Its not wikileaks that urged the US to bomb Iran, Its not wikileaks that urged US diplomats to spy on other countries, its not wikileaks that made snide remarks about political leaders.

If a nation get caught playing dirty its their own damn fault, I think this also shows why its so dangerous to trust governments with our private lives, they've demonstrated over and over again that they are incapable of keeping their own secrets safe, trusting them to handle ours with any more care would be incredibly naive. (This is why i think that the best way forward is to have the people know everything about its government and the government know as little as possible about its citizens, a government is not a person and doesn't need privacy, if they can't stand for what they're doing they shouldn't be doing it in the first place)


Yep.

It's amazing right now to watch the corporate media over here go into overdrive to knock down wikileaks. Given recent events in Korea, you'd think they'd have more important stories to report on, but instead it's been wikileaks around the clock. The lengths they go to at once decry and deny the leaks are astounding, from "there's nothing new here", to "oh no it's wwiii", barely pausing in between.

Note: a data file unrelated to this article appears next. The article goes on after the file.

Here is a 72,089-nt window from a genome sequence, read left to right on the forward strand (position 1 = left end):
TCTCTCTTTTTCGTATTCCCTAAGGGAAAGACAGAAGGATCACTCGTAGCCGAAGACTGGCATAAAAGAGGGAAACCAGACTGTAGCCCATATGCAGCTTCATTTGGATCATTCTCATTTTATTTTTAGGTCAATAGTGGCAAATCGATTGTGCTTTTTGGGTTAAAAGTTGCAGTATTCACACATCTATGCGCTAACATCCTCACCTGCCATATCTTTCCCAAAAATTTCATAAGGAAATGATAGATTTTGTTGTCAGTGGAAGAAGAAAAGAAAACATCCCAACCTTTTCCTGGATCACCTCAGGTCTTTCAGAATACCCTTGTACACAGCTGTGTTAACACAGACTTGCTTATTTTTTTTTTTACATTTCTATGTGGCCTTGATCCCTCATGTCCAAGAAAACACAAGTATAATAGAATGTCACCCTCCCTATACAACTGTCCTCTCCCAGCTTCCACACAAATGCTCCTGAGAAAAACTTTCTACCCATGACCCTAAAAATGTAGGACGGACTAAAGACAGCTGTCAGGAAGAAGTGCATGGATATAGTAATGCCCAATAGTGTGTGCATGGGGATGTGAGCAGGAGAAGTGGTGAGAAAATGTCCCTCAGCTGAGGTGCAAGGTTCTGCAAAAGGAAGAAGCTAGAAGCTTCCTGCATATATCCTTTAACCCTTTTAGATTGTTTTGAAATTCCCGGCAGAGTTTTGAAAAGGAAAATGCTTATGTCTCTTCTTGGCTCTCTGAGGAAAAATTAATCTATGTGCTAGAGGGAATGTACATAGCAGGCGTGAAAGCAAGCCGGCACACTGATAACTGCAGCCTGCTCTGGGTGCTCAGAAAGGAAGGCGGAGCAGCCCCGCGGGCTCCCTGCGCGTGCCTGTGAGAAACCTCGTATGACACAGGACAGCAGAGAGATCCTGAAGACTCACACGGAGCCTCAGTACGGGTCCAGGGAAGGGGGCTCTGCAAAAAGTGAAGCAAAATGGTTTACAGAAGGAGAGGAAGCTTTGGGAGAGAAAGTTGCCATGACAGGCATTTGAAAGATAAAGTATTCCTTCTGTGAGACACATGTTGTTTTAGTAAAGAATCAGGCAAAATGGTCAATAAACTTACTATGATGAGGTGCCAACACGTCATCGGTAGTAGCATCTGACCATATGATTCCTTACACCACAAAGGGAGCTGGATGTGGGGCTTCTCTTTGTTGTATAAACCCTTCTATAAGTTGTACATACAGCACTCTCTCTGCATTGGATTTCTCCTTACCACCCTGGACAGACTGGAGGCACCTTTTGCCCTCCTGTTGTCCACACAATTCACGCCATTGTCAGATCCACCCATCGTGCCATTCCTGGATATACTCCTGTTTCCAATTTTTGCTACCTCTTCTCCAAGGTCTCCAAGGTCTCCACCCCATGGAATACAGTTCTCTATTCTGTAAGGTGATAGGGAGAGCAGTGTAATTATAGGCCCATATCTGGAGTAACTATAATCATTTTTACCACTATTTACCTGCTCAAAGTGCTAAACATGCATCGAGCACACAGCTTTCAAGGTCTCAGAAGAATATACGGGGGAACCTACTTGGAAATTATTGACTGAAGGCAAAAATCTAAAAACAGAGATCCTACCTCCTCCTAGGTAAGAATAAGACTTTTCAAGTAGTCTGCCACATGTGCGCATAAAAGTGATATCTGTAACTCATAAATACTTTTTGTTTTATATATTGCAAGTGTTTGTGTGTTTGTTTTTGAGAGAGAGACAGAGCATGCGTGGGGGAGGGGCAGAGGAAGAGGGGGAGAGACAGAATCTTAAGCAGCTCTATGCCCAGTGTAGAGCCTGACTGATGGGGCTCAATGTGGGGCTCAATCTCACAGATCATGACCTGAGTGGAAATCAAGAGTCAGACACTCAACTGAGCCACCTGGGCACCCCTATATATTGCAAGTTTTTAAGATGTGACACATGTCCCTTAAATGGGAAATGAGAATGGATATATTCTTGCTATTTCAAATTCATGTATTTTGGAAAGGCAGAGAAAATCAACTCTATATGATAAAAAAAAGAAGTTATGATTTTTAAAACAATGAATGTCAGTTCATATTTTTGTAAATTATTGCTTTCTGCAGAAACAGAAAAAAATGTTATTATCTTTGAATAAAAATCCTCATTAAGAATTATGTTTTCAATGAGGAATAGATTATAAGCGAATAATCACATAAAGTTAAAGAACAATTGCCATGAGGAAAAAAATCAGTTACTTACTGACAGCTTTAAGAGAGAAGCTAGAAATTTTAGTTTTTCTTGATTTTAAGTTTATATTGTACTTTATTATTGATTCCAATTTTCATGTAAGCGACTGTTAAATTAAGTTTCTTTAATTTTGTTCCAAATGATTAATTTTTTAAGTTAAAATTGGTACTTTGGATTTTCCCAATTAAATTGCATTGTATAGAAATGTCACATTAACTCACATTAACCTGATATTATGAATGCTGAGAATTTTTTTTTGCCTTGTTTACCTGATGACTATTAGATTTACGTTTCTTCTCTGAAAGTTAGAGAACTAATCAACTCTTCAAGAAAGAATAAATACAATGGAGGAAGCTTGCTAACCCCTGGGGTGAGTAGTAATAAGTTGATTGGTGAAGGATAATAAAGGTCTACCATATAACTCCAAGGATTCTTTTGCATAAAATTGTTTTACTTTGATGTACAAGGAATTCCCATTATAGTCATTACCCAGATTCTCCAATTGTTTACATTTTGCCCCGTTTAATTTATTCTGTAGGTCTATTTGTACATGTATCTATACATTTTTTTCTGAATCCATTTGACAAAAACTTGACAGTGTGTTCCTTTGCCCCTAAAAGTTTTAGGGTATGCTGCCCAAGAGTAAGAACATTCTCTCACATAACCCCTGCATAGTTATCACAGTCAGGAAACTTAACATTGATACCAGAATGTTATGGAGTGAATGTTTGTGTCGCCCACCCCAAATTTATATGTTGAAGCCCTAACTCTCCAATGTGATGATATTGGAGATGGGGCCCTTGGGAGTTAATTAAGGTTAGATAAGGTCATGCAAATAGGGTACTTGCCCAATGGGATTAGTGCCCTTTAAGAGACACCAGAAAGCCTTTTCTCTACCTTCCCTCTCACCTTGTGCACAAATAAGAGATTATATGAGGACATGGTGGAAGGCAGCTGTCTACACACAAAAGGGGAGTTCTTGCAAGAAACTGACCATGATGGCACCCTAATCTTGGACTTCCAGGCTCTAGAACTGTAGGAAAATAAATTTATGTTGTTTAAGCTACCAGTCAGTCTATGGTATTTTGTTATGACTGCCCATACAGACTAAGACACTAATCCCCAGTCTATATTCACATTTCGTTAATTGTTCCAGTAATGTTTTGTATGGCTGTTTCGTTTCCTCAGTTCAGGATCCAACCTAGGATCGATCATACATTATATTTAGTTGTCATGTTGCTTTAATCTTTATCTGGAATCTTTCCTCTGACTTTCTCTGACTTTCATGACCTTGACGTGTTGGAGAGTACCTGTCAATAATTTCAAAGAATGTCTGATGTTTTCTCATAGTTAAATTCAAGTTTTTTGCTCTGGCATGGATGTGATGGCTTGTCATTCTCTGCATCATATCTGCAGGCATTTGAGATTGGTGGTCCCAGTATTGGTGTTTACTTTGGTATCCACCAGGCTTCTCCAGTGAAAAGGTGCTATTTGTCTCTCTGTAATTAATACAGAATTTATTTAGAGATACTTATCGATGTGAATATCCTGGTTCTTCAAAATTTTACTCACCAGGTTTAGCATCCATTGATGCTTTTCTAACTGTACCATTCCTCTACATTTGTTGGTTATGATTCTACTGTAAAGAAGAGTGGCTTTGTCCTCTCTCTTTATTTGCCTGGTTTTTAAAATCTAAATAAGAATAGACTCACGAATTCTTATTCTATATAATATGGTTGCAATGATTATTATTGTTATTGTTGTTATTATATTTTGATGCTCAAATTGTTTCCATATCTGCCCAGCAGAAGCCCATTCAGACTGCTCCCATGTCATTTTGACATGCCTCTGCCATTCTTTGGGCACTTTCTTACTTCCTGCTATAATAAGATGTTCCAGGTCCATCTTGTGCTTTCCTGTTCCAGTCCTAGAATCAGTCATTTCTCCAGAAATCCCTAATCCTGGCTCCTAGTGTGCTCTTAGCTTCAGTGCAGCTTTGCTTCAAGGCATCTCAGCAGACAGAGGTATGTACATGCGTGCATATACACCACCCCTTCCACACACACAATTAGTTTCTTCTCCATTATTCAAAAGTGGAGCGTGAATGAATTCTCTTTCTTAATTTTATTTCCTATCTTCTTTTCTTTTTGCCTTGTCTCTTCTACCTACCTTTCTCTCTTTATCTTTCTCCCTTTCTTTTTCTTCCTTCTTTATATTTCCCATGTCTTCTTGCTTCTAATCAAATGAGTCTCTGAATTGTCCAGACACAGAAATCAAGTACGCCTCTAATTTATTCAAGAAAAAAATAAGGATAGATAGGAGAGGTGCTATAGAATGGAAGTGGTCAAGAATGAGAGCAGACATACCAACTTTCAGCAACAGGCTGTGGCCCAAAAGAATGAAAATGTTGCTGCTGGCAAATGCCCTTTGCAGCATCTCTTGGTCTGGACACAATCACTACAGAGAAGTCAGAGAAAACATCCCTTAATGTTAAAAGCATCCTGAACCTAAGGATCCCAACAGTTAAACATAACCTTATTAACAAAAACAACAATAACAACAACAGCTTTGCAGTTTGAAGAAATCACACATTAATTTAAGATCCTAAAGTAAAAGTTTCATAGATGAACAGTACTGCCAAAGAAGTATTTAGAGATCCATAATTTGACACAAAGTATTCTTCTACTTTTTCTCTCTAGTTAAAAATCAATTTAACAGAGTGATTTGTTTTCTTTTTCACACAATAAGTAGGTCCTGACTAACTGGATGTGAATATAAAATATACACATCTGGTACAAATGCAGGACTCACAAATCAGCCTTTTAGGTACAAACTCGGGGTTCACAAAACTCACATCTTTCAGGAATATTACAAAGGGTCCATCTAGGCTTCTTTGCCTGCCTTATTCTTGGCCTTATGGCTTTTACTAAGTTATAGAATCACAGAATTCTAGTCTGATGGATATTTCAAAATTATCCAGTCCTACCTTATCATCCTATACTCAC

#9 ChurchSkiz   Members   -  Reputation: 434

Posted 28 November 2010 - 05:40 PM

You're right we shouldn't blame wikileaks. We should blame our retarded central INTELLIGENCE agency for allowing one person to be able to download 350k documents, unnoticed. Some network security...

I wonder how many other documents got out unnoticed over the last 30 years...